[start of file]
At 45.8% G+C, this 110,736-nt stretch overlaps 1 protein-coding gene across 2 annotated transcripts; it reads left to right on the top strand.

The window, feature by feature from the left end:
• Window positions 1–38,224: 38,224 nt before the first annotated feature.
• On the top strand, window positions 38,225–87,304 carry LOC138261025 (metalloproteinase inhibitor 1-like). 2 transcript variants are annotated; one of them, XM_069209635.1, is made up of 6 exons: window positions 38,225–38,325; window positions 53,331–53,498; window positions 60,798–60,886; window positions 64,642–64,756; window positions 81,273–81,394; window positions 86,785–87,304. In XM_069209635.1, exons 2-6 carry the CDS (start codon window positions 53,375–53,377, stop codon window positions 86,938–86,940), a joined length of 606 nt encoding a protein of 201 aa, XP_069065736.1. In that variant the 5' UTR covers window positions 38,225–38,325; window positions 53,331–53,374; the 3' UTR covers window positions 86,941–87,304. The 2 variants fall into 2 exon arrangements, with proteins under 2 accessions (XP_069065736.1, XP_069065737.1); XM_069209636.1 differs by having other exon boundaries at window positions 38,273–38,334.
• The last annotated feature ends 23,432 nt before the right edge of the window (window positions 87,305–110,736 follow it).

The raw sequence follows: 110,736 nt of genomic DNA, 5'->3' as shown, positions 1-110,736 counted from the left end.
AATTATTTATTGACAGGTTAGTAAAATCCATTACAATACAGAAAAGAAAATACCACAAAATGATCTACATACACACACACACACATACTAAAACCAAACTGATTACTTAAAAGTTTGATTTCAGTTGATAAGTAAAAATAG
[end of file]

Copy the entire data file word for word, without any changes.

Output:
At 45.8% G+C, this 110,736-nt stretch overlaps 1 protein-coding gene across 2 annotated transcripts; it reads left to right on the top strand.

The window, feature by feature from the left end:
• Window positions 1–38,224: 38,224 nt before the first annotated feature.
• On the top strand, window positions 38,225–87,304 carry LOC138261025 (metalloproteinase inhibitor 1-like). 2 transcript variants are annotated; one of them, XM_069209635.1, is made up of 6 exons: window positions 38,225–38,325; window positions 53,331–53,498; window positions 60,798–60,886; window positions 64,642–64,756; window positions 81,273–81,394; window positions 86,785–87,304. In XM_069209635.1, exons 2-6 carry the CDS (start codon window positions 53,375–53,377, stop codon window positions 86,938–86,940), a joined length of 606 nt encoding a protein of 201 aa, XP_069065736.1. In that variant the 5' UTR covers window positions 38,225–38,325; window positions 53,331–53,374; the 3' UTR covers window positions 86,941–87,304. The 2 variants fall into 2 exon arrangements, with proteins under 2 accessions (XP_069065736.1, XP_069065737.1); XM_069209636.1 differs by having other exon boundaries at window positions 38,273–38,334.
• The last annotated feature ends 23,432 nt before the right edge of the window (window positions 87,305–110,736 follow it).

The raw sequence follows: 110,736 nt of genomic DNA, 5'->3' as shown, positions 1-110,736 counted from the left end.
AATTATTTATTGACAGGTTAGTAAAATCCATTACAATACAGAAAAGAAAATACCACAAAATGATCTACATACACACACACACACATACTAAAACCAAACTGATTACTTAAAAGTTTGATTTCAGTTGATAAGTAAAAATAG